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Weekly Quick Tips #12 – March, 2013
Decluttering Tips for Moving or Staying Right Where You Are
Is there a move on your horizon this spring or summer? This quick tip is for you! Not moving? This quick tip is for you too! A little organization goes a long way in alleviating the stress and making the move go smoothly. And, if you’re not moving, we’d like you to give your ‘stuff’ the ‘if I was moving’ test. It’s easy; ask yourself, “if I was moving and paying for the weight or the time of the move, would I take ________ with me?” It’s a great way to give you some perspective on the importance of said ‘stuff’.
We’re happy to share some simple steps that will help you declutter your current home so you can enjoy your new home with a clean slate, or live an organized life right where you are!
- Start now. Our tendency is to put it off until packing time, but most people are in a time crunch at that point, and will often put things in a box to deal with them ‘later’. Remember that you are paying for each item you move, not only in the time it takes to pack and unpack it, but also by thespace it takes up in the moving truck. Why pay to move something you don’t really need? You’ll be busy when you move into your new home, and will probably put off going through those ‘deal with them later’ boxes indefinitely; when we work with clients, we come across unpacked boxes that have been sitting in the basement or garage for several years after a move.
- Take pictures of all the large items you know will not work or fit in your next home and post them on one of the resale sites online, like Kijiji, Craigslist or Ebay. You can put the extra money you earn towards your moving expenses and perhaps some pieces that fit the new place much better than your old stuff. And the nice thing about photographing them in the first place is that, if you have any sentimental attachment to the items you are selling, you can always use the pictures to trigger the memories.
- Go through your house one room at a time and get rid of the no-brainers first. No-brainers are items you don’t have to think twice about letting go of, like torn towels, chipped plates and broken electronics (if you haven’tfixed them by now, trust us, you probably never will). Do this every day, even if it’s just for just 15 minutes, until the task is complete. This is a great way to warm up your decluttering muscles and will give you an immediate sense of accomplishment and motivate you to tackle the tougher stuff.
- Do some research ahead of time and decide where you will take your discarded items. Although some things will be landfill, most items can be donated or recycled. You will be motivated to let go of more things if you know they will be going to a cause that you believe in or disposed of in a way that doesn’t hurt the environment. Could a local women’s shelter make better use of the clothes you never wear? Find the closest drop-off location where your unused electronics can be reused or recycled safely (do an online search – there are hundreds of locations).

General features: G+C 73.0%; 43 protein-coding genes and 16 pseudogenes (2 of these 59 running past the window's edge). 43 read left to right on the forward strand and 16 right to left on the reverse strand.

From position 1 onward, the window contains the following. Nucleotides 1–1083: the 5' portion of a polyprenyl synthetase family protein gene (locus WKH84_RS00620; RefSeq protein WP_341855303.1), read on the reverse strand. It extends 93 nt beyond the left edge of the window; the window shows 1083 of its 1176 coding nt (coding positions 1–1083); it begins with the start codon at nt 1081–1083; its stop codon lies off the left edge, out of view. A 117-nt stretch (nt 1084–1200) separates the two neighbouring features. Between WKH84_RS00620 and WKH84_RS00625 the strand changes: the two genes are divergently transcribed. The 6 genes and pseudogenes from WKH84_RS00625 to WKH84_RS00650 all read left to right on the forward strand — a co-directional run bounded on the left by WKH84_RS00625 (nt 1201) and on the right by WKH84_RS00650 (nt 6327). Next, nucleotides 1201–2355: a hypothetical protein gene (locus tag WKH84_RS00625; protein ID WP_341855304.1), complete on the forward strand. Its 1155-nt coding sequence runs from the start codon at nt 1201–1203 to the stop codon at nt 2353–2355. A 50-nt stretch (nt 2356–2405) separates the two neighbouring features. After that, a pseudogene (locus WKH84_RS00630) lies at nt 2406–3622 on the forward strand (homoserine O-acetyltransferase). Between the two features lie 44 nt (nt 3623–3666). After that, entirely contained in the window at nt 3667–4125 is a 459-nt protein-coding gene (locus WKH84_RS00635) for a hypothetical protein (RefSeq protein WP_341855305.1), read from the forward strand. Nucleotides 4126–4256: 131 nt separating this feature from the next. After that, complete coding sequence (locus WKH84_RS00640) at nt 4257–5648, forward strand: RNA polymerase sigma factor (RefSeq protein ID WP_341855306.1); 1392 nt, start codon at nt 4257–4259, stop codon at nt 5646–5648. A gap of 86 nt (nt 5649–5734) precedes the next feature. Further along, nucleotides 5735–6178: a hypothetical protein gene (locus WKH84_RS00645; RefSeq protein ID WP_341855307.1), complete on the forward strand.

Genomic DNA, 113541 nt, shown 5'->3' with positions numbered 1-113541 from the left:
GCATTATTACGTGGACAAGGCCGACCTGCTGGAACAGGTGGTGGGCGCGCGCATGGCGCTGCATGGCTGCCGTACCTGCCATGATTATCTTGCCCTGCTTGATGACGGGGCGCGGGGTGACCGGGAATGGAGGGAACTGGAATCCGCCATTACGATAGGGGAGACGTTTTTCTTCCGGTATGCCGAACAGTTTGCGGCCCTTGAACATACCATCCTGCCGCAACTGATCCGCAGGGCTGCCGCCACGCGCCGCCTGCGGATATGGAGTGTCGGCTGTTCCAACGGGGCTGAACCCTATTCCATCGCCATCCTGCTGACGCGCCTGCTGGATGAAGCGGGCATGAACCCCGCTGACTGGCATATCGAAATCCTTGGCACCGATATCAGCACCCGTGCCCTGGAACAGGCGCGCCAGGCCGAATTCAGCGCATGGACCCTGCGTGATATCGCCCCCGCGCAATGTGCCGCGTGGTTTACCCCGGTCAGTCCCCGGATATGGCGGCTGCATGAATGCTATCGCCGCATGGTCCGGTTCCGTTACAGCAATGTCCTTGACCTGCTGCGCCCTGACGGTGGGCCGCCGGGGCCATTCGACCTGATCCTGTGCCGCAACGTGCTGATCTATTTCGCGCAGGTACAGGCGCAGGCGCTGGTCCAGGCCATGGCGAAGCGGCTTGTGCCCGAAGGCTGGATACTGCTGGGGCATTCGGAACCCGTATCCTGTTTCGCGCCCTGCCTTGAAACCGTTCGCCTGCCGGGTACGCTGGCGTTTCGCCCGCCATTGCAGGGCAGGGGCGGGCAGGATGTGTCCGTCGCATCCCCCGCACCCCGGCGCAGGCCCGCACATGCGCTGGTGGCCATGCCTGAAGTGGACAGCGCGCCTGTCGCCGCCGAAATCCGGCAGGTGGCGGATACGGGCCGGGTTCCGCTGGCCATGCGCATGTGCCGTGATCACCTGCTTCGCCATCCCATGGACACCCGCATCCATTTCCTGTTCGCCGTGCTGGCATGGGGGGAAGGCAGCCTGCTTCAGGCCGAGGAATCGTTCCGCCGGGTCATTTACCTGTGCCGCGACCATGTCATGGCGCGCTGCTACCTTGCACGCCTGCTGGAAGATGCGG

- Fight the ‘what if I need it someday’ fear. If you haven’t used it in a year, chances are you never will. For example, we wear only 20% our clothes 80% of the time. If in doubt, toss it out (or donate/sell it). On the off-chance you do need it months from now, you can always replace it, but chancesare you’ll never look back. If you keep everything because of this fear, it will probably cost you much more in time, money and stress than it would to replace it.
- Be prepared; set up your supplies in advance. For the de-cluttering process, you will need bins, sticky notes (for labelling) and garbage bags. Use bins to do the initial sort; label them ‘donate’, ‘sell’, ‘recycle’ and ‘toss’ and ‘keep’. When the bins get full, transfer the contents into bags. Use clear bags for items that will be donated and opaque bags for garbage, so there’s no confusion. Arrange for a charity to come and pick up the donations or drop them off yourself before the end of the week (you can always go back again as you accumulate more items to donate). Give yourself a deadline on the ‘sell’ items and have a plan for the items that don’t sell (i.e. donate). Transfer the ‘keep’ items directly into the moving boxes.
- Get the whole family involved. Everyone should make decisions on their own things when it comes to determining what to keep and what to let go of. But a little competition never hurt, so make a game of the decluttering process. Set a timer, give everyone a bin, and put some up-beat music on to make it fun. Choose a token prize for the winner who got rid of the most items and a reward for the entire family for the effort each member put in.
If you are making a move, and in particular if you are downsizing, and you begin sorting through years of emotionally charged belongings, keep in mind that your focus needs to be shifted away from ordinary de-cluttering. There are three essential questions you should be asking about every piece you consider moving. Will it work in my new space? Is it worth the cost of moving it? Will my spirits rise when I unpack and see it? The last question is the most important. This is your chance to have only what you love in your new space.
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